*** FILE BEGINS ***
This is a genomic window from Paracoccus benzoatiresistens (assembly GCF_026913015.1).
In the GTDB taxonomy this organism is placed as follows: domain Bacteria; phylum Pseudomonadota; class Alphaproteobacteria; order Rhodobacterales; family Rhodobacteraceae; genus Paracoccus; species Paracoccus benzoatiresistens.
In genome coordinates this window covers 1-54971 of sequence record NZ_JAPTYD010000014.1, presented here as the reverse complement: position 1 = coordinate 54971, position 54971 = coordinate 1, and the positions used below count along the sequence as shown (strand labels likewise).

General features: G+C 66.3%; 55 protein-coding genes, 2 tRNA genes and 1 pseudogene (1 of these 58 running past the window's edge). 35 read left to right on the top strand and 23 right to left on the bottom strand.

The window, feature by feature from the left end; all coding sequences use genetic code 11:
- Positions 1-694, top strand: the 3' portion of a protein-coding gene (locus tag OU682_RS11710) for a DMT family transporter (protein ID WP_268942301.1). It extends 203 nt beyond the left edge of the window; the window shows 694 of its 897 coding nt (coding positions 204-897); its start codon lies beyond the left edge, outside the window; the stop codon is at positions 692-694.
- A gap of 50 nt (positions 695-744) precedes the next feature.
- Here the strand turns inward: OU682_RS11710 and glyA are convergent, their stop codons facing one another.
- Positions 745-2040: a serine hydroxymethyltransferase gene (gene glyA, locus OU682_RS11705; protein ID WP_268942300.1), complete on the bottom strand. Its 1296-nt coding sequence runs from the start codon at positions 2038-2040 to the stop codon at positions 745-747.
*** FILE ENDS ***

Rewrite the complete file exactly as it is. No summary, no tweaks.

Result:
This is a genomic window from Paracoccus benzoatiresistens (assembly GCF_026913015.1).
In the GTDB taxonomy this organism is placed as follows: domain Bacteria; phylum Pseudomonadota; class Alphaproteobacteria; order Rhodobacterales; family Rhodobacteraceae; genus Paracoccus; species Paracoccus benzoatiresistens.
In genome coordinates this window covers 1-54971 of sequence record NZ_JAPTYD010000014.1, presented here as the reverse complement: position 1 = coordinate 54971, position 54971 = coordinate 1, and the positions used below count along the sequence as shown (strand labels likewise).

General features: G+C 66.3%; 55 protein-coding genes, 2 tRNA genes and 1 pseudogene (1 of these 58 running past the window's edge). 35 read left to right on the top strand and 23 right to left on the bottom strand.

The window, feature by feature from the left end; all coding sequences use genetic code 11:
- Positions 1-694, top strand: the 3' portion of a protein-coding gene (locus tag OU682_RS11710) for a DMT family transporter (protein ID WP_268942301.1). It extends 203 nt beyond the left edge of the window; the window shows 694 of its 897 coding nt (coding positions 204-897); its start codon lies beyond the left edge, outside the window; the stop codon is at positions 692-694.
- A gap of 50 nt (positions 695-744) precedes the next feature.
- Here the strand turns inward: OU682_RS11710 and glyA are convergent, their stop codons facing one another.
- Positions 745-2040: a serine hydroxymethyltransferase gene (gene glyA, locus OU682_RS11705; protein ID WP_268942300.1), complete on the bottom strand. Its 1296-nt coding sequence runs from the start codon at positions 2038-2040 to the stop codon at positions 745-747.